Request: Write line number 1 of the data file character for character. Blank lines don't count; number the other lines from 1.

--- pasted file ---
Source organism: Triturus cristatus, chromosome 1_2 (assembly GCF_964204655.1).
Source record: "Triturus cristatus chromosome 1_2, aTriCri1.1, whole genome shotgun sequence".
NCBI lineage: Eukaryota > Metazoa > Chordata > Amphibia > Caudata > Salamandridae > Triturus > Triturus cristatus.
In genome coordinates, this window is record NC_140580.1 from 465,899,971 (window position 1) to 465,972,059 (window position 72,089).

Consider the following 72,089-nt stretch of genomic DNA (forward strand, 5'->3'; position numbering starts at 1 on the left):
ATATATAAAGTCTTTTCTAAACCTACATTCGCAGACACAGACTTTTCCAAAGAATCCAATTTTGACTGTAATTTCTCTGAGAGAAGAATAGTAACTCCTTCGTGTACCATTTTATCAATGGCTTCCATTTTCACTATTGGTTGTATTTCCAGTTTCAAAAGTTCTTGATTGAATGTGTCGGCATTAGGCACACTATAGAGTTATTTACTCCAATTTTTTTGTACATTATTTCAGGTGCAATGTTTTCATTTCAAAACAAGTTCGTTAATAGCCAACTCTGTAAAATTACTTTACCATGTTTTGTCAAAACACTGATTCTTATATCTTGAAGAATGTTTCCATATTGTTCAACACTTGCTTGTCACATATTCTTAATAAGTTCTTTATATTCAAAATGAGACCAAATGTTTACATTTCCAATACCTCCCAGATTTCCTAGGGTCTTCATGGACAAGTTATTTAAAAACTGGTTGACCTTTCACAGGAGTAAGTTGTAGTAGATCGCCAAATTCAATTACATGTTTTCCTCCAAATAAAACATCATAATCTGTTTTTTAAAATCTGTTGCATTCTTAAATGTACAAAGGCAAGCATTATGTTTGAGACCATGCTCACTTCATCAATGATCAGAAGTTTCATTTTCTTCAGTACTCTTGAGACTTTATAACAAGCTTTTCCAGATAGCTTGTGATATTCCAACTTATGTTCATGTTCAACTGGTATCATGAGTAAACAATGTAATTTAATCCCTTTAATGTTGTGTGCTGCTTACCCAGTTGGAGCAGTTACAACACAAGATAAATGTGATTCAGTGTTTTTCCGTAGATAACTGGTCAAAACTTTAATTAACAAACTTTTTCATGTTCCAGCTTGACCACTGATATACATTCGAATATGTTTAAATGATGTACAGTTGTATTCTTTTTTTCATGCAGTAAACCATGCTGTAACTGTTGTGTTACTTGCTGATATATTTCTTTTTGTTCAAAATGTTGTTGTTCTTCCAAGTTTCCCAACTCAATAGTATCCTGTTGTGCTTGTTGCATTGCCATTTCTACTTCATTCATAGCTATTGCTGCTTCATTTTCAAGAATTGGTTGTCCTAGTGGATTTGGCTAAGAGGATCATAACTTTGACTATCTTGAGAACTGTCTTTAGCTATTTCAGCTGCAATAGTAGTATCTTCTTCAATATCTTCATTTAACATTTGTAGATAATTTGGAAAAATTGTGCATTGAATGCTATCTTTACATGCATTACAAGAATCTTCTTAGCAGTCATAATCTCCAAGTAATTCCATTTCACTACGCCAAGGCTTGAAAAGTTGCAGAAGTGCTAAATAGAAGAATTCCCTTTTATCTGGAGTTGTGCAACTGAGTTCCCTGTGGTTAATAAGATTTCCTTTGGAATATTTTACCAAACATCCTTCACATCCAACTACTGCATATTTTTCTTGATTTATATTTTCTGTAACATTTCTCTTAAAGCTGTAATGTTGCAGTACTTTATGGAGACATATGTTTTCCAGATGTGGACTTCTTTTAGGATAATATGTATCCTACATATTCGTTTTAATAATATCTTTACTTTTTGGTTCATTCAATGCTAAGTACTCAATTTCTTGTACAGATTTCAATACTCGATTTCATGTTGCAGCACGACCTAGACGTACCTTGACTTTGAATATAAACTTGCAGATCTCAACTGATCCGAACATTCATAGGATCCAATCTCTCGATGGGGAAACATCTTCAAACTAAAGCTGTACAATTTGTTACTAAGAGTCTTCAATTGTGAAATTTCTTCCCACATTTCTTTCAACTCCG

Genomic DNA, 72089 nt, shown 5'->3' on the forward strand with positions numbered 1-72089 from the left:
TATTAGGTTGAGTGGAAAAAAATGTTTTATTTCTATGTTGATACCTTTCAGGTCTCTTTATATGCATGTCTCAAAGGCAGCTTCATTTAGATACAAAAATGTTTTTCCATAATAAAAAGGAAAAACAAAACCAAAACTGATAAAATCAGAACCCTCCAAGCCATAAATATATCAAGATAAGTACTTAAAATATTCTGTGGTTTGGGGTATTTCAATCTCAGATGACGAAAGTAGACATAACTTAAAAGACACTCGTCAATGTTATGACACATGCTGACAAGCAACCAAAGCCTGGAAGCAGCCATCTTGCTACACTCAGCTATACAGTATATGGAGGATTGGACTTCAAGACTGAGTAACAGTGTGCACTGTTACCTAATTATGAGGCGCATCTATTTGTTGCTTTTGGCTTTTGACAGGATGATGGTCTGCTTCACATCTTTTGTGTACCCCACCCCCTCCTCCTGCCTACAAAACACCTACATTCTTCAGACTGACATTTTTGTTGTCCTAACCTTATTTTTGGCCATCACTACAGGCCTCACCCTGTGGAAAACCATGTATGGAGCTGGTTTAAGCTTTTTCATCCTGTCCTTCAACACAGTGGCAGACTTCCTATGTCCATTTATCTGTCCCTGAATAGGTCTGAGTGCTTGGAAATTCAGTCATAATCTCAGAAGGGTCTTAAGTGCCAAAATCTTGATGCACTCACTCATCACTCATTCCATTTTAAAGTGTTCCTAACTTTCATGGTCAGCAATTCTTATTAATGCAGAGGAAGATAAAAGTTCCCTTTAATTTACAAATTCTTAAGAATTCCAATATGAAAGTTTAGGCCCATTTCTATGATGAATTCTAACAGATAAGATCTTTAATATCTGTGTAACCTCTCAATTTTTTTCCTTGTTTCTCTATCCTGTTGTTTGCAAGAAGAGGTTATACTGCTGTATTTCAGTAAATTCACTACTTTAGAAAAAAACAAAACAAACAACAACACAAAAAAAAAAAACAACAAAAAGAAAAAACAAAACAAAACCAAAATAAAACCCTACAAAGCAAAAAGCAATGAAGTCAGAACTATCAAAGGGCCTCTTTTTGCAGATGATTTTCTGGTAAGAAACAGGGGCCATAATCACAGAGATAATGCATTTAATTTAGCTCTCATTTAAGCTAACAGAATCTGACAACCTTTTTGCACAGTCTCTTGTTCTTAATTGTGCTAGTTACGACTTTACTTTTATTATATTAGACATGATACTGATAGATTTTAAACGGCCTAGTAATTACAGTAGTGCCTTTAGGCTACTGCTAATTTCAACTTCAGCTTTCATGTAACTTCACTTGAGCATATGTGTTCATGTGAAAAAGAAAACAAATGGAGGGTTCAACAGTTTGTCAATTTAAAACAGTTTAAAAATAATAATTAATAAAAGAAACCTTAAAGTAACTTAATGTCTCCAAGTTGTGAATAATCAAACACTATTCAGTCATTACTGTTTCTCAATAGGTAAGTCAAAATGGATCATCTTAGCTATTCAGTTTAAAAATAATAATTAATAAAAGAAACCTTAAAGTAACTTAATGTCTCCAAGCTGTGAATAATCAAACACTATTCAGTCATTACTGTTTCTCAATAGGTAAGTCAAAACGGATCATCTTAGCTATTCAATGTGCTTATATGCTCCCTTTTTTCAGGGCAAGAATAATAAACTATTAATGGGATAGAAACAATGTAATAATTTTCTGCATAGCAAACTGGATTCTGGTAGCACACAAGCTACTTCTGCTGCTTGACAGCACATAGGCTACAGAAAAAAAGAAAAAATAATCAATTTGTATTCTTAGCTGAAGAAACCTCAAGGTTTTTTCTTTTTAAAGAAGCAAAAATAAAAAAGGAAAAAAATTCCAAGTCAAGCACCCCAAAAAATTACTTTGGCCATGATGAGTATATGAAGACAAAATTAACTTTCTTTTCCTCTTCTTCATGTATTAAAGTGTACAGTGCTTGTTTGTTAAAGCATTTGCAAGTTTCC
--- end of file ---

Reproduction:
Source organism: Triturus cristatus, chromosome 1_2 (assembly GCF_964204655.1).